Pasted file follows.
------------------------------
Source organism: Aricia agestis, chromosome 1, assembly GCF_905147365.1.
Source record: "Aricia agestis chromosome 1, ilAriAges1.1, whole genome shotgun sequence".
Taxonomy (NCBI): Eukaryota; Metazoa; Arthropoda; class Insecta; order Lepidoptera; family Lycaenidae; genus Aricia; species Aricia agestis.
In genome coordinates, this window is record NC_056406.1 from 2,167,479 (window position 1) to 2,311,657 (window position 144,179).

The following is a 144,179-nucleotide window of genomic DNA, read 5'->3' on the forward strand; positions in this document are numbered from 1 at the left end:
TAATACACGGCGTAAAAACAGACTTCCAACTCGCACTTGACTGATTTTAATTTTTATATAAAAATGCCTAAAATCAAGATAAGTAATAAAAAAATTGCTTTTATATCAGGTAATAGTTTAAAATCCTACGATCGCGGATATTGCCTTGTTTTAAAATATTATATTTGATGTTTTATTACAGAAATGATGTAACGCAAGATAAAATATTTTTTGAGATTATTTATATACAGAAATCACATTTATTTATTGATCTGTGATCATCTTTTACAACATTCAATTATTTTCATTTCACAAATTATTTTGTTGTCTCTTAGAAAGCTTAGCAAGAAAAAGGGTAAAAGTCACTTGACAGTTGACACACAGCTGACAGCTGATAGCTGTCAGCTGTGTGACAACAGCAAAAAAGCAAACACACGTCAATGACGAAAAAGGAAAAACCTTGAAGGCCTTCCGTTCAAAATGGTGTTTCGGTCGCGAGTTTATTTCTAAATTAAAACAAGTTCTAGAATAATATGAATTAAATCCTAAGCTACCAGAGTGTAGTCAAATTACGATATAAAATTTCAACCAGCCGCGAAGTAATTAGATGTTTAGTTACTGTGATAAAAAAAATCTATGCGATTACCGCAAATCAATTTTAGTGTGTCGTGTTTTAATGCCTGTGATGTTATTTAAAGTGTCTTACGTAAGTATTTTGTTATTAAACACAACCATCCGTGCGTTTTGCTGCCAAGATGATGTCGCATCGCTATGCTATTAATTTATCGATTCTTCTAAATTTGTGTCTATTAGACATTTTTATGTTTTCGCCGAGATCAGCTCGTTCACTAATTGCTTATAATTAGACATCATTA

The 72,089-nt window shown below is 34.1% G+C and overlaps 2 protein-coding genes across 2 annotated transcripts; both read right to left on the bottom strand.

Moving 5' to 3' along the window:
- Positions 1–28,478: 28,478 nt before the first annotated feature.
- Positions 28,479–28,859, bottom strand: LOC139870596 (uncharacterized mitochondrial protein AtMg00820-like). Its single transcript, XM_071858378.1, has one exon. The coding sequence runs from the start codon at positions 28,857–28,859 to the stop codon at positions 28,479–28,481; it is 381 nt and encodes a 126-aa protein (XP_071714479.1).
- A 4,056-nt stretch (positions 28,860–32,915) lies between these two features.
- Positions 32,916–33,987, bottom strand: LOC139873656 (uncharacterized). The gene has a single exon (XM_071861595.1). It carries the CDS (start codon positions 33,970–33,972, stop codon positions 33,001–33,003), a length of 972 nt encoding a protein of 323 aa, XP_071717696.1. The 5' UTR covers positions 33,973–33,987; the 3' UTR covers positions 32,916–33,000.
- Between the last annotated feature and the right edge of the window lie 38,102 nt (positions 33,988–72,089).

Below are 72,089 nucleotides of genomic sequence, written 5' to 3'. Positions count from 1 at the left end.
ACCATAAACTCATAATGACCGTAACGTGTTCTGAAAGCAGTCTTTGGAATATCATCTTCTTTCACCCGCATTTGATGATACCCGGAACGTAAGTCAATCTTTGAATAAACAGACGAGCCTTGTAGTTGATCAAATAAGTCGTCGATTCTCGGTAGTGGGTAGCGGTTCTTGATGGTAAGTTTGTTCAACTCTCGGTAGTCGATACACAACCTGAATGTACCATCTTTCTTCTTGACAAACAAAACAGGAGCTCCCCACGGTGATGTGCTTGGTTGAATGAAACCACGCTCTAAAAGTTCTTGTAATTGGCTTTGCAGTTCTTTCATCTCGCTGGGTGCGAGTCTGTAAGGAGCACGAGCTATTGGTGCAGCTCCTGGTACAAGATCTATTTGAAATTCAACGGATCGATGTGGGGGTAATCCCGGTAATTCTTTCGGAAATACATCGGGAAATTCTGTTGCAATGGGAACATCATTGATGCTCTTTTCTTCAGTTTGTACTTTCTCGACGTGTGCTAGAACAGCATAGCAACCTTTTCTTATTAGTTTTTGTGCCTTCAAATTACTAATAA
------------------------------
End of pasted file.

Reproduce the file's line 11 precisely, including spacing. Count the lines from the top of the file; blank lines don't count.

- A 4,056-nt stretch (positions 28,860–32,915) lies between these two features.